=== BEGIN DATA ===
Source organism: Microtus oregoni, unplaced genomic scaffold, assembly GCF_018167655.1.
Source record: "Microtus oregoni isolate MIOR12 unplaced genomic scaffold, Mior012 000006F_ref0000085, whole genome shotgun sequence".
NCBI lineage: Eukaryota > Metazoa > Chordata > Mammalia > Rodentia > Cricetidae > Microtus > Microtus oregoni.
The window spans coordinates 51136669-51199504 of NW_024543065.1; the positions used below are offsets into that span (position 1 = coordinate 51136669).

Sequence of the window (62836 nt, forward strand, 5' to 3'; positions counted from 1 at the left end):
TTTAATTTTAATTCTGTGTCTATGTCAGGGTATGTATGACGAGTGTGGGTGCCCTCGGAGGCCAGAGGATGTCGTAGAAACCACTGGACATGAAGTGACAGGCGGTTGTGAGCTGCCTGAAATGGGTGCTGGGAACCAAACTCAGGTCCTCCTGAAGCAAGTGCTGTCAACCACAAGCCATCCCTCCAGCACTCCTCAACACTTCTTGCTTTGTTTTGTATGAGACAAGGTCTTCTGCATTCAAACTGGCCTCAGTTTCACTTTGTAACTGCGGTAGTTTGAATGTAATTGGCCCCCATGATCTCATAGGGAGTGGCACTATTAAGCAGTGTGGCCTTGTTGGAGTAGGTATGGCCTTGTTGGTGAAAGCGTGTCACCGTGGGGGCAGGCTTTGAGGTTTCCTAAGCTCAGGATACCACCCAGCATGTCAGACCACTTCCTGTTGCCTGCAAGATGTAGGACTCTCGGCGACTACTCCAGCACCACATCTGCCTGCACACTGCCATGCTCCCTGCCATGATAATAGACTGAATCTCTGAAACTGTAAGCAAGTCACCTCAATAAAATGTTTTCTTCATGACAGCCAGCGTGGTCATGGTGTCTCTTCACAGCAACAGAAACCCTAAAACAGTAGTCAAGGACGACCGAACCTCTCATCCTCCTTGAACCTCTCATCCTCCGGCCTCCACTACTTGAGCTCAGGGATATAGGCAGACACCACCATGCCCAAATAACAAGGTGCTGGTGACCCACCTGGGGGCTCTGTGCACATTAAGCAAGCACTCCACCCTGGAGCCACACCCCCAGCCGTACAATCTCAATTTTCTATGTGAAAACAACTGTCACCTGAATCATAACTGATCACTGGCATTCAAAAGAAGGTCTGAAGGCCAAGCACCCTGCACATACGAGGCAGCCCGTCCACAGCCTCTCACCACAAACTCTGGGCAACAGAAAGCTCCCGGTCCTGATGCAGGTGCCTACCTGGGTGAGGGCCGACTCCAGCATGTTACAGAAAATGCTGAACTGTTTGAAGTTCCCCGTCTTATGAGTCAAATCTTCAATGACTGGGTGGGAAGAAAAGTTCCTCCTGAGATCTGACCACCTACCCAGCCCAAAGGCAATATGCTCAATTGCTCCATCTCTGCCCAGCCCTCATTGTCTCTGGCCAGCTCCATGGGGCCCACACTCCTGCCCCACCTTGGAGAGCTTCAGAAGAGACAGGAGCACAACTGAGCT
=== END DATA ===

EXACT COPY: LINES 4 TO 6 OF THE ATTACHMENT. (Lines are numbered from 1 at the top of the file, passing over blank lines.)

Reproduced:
The window spans coordinates 51136669-51199504 of NW_024543065.1; the positions used below are offsets into that span (position 1 = coordinate 51136669).

Sequence of the window (62836 nt, forward strand, 5' to 3'; positions counted from 1 at the left end):
TTTAATTTTAATTCTGTGTCTATGTCAGGGTATGTATGACGAGTGTGGGTGCCCTCGGAGGCCAGAGGATGTCGTAGAAACCACTGGACATGAAGTGACAGGCGGTTGTGAGCTGCCTGAAATGGGTGCTGGGAACCAAACTCAGGTCCTCCTGAAGCAAGTGCTGTCAACCACAAGCCATCCCTCCAGCACTCCTCAACACTTCTTGCTTTGTTTTGTATGAGACAAGGTCTTCTGCATTCAAACTGGCCTCAGTTTCACTTTGTAACTGCGGTAGTTTGAATGTAATTGGCCCCCATGATCTCATAGGGAGTGGCACTATTAAGCAGTGTGGCCTTGTTGGAGTAGGTATGGCCTTGTTGGTGAAAGCGTGTCACCGTGGGGGCAGGCTTTGAGGTTTCCTAAGCTCAGGATACCACCCAGCATGTCAGACCACTTCCTGTTGCCTGCAAGATGTAGGACTCTCGGCGACTACTCCAGCACCACATCTGCCTGCACACTGCCATGCTCCCTGCCATGATAATAGACTGAATCTCTGAAACTGTAAGCAAGTCACCTCAATAAAATGTTTTCTTCATGACAGCCAGCGTGGTCATGGTGTCTCTTCACAGCAACAGAAACCCTAAAACAGTAGTCAAGGACGACCGAACCTCTCATCCTCCTTGAACCTCTCATCCTCCGGCCTCCACTACTTGAGCTCAGGGATATAGGCAGACACCACCATGCCCAAATAACAAGGTGCTGGTGACCCACCTGGGGGCTCTGTGCACATTAAGCAAGCACTCCACCCTGGAGCCACACCCCCAGCCGTACAATCTCAATTTTCTATGTGAAAACAACTGTCACCTGAATCATAACTGATCACTGGCATTCAAAAGAAGGTCTGAAGGCCAAGCACCCTGCACATACGAGGCAGCCCGTCCACAGCCTCTCACCACAAACTCTGGGCAACAGAAAGCTCCCGGTCCTGATGCAGGTGCCTACCTGGGTGAGGGCCGACTCCAGCATGTTACAGAAAATGCTGAACTGTTTGAAGTTCCCCGTCTTATGAGTCAAATCTTCAATGACTGGGTGGGAAGAAAAGTTCCTCCTGAGATCTGACCACCTACCCAGCCCAAAGGCAATATGCTCAATTGCTCCATCTCTGCCCAGCCCTCATTGTCTCTGGCCAGCTCCATGGGGCCCACACTCCTGCCCCACCTTGGAGAGCTTCAGAAGAGACAGGAGCACAACTGAGCT